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Westminster alum inspired to work at small community

Angela Crossman poses at her desk after earning a teaching role at Blessed Sacrament School, 26 years ago. Crossman is a Westminster College alum with her bachelor of arts in education. (Photo Courtesy: Angela Crossman)

While spending some of her education in the public school system and some in the private school system, Angela Crossman found herself loving the idea of a small community.

Crossman, now a 49-year-old first-grade teacher at Blessed Sacrament Catholic School, said she loves having a small community to teach in. When it came time to go to college, she was accepted into both Westminster College and the University of Utah. At that time, she chose the University of Utah.   

Finding that a small community was more of her learning style, she decided to attend Westminster and complete her teaching degree. After graduating, she substituted for public and private school systems where she learned the smaller atmosphere is where she had a passion, just like Westminster. 

She fell in love with the small community with high education at Blessed Sacrament Catholic School. Now, Crossman has taught at this small private elementary for 26 years and still smiles at the thought of her students learning more she said.

Crossman sat down with The Forum on why she thinks Westminster influenced her to go to a small community to spread her talent among other students. This interview has been lightly edited for clarity and conciseness. 

Q: What did you love about Westminster?

The most beneficial part of Westminster for me was the small close-knit community. The fact that the professors were very involved with my educational process and setting me up for success.

Q: How do you think Westminster prepared you for your career and your life?

A: Westminster offered very high-quality classes in the educational department, I was able to go out into many different schools to have what they called, processes in those teaching areas. I taught in many different levels of education. It set me up for success I think due to the fact that it was a small environment and the professors were constantly checking up and making sure that things were successful. 

Q: Do you think going to a private school for some of your education influenced your choice to work at a private school?

A: Initially, I wasn’t looking for a private school position, but now that I’ve been here for the 24 years, I do think that Westminster College helped in that process because I realized through the process that a small community is what best fits me.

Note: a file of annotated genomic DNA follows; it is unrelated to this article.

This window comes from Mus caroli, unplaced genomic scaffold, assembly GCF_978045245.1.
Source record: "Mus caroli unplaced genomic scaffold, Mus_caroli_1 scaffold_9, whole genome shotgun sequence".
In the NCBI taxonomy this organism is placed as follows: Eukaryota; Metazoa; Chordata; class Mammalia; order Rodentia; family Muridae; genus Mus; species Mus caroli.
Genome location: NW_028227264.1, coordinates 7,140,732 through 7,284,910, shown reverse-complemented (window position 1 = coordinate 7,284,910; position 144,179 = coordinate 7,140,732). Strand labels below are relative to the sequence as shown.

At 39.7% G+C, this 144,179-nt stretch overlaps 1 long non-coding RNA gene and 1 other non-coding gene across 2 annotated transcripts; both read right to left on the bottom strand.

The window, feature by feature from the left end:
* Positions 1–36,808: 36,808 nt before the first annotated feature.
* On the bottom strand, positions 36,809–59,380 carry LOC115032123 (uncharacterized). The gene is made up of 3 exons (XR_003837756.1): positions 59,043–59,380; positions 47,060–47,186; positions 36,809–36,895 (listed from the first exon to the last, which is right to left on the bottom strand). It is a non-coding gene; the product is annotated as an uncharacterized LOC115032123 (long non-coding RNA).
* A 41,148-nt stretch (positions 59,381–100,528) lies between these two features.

Q: What do you love about Blessed Sacrament?

A: The benefits of Blessed Sacrament School are one the small community, two I believe that we offer a high quality of education, three it has allowed me to continue for the last 26 years, relationships with students and parents that I taught 26 years ago.

Q: What is your favorite thing about teaching?

A: My favorite part of teaching is when that learning process sparks for a child and they get the concept and the skill needed to progress.  

Q: When reflecting back on Westminster what do you think?

A: In reflecting back on my experience at Westminster, I am very grateful to the school for providing me such a strong base and creating such a strong teaching element for me and my success for the last 26 years.

Q: When you walked on the campus of Blessed Sacrament, what did you feel?

A: When I stepped out of the car to come in for my interview, it just felt like it was home and its been home for the last 26 years.  


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Makayla is a senior and will graduate in the spring with a Bachelor of Arts in Communication. Makayla has been a part of The Forum for four years, working as the former business director and currently working as a reporter. She also works as a Director of Blogging, Email Marketing, and SEO at Big Red Jelly, a digital marketing agency in Utah County. Makayla is excited to finish up her last year at Westminster and continue writing.

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